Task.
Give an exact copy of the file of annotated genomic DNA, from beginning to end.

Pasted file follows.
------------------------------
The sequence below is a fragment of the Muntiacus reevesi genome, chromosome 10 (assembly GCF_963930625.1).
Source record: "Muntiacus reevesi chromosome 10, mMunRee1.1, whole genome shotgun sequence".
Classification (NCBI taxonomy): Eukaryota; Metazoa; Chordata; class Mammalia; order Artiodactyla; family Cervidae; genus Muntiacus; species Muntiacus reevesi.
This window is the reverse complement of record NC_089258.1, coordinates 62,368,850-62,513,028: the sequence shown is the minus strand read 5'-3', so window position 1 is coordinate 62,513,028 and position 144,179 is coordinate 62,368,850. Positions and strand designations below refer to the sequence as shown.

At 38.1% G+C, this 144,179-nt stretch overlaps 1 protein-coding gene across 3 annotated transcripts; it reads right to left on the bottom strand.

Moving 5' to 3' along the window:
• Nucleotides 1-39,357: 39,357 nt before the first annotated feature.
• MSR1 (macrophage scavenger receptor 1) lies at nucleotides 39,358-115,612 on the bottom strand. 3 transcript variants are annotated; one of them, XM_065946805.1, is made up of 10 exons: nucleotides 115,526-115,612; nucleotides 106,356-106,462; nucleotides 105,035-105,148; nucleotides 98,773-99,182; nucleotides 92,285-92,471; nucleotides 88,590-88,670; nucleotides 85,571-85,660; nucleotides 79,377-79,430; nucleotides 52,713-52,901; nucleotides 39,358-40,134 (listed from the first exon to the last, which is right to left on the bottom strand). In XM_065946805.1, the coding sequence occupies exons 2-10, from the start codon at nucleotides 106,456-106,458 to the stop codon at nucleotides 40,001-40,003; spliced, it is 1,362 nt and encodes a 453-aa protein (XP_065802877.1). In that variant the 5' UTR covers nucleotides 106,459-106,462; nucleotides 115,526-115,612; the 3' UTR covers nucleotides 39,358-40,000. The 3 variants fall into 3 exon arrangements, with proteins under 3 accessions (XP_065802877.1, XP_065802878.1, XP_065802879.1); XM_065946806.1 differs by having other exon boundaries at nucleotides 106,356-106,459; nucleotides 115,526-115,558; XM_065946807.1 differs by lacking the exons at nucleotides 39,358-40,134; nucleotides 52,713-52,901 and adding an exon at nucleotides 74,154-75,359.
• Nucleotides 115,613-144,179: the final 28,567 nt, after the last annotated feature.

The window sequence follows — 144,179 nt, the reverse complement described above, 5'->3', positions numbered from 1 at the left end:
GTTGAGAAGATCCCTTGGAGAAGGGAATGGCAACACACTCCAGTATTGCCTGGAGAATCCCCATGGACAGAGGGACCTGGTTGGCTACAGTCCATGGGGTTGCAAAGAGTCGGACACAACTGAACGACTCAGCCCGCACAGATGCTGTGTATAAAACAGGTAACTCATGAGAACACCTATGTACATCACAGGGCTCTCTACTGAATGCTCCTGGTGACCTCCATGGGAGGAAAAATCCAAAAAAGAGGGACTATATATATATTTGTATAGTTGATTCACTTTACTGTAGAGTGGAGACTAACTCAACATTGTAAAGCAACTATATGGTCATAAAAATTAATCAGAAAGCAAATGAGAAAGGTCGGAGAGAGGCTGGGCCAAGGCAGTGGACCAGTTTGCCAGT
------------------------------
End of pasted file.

The sequence below is a fragment of the Muntiacus reevesi genome, chromosome 10 (assembly GCF_963930625.1).
Source record: "Muntiacus reevesi chromosome 10, mMunRee1.1, whole genome shotgun sequence".
Classification (NCBI taxonomy): Eukaryota; Metazoa; Chordata; class Mammalia; order Artiodactyla; family Cervidae; genus Muntiacus; species Muntiacus reevesi.
This window is the reverse complement of record NC_089258.1, coordinates 62,368,850-62,513,028: the sequence shown is the minus strand read 5'-3', so window position 1 is coordinate 62,513,028 and position 144,179 is coordinate 62,368,850. Positions and strand designations below refer to the sequence as shown.

At 38.1% G+C, this 144,179-nt stretch overlaps 1 protein-coding gene across 3 annotated transcripts; it reads right to left on the bottom strand.

Moving 5' to 3' along the window:
• Nucleotides 1-39,357: 39,357 nt before the first annotated feature.
• MSR1 (macrophage scavenger receptor 1) lies at nucleotides 39,358-115,612 on the bottom strand. 3 transcript variants are annotated; one of them, XM_065946805.1, is made up of 10 exons: nucleotides 115,526-115,612; nucleotides 106,356-106,462; nucleotides 105,035-105,148; nucleotides 98,773-99,182; nucleotides 92,285-92,471; nucleotides 88,590-88,670; nucleotides 85,571-85,660; nucleotides 79,377-79,430; nucleotides 52,713-52,901; nucleotides 39,358-40,134 (listed from the first exon to the last, which is right to left on the bottom strand). In XM_065946805.1, the coding sequence occupies exons 2-10, from the start codon at nucleotides 106,456-106,458 to the stop codon at nucleotides 40,001-40,003; spliced, it is 1,362 nt and encodes a 453-aa protein (XP_065802877.1). In that variant the 5' UTR covers nucleotides 106,459-106,462; nucleotides 115,526-115,612; the 3' UTR covers nucleotides 39,358-40,000. The 3 variants fall into 3 exon arrangements, with proteins under 3 accessions (XP_065802877.1, XP_065802878.1, XP_065802879.1); XM_065946806.1 differs by having other exon boundaries at nucleotides 106,356-106,459; nucleotides 115,526-115,558; XM_065946807.1 differs by lacking the exons at nucleotides 39,358-40,134; nucleotides 52,713-52,901 and adding an exon at nucleotides 74,154-75,359.
• Nucleotides 115,613-144,179: the final 28,567 nt, after the last annotated feature.

The window sequence follows — 144,179 nt, the reverse complement described above, 5'->3', positions numbered from 1 at the left end:
GTTGAGAAGATCCCTTGGAGAAGGGAATGGCAACACACTCCAGTATTGCCTGGAGAATCCCCATGGACAGAGGGACCTGGTTGGCTACAGTCCATGGGGTTGCAAAGAGTCGGACACAACTGAACGACTCAGCCCGCACAGATGCTGTGTATAAAACAGGTAACTCATGAGAACACCTATGTACATCACAGGGCTCTCTACTGAATGCTCCTGGTGACCTCCATGGGAGGAAAAATCCAAAAAAGAGGGACTATATATATATTTGTATAGTTGATTCACTTTACTGTAGAGTGGAGACTAACTCAACATTGTAAAGCAACTATATGGTCATAAAAATTAATCAGAAAGCAAATGAGAAAGGTCGGAGAGAGGCTGGGCCAAGGCAGTGGACCAGTTTGCCAGT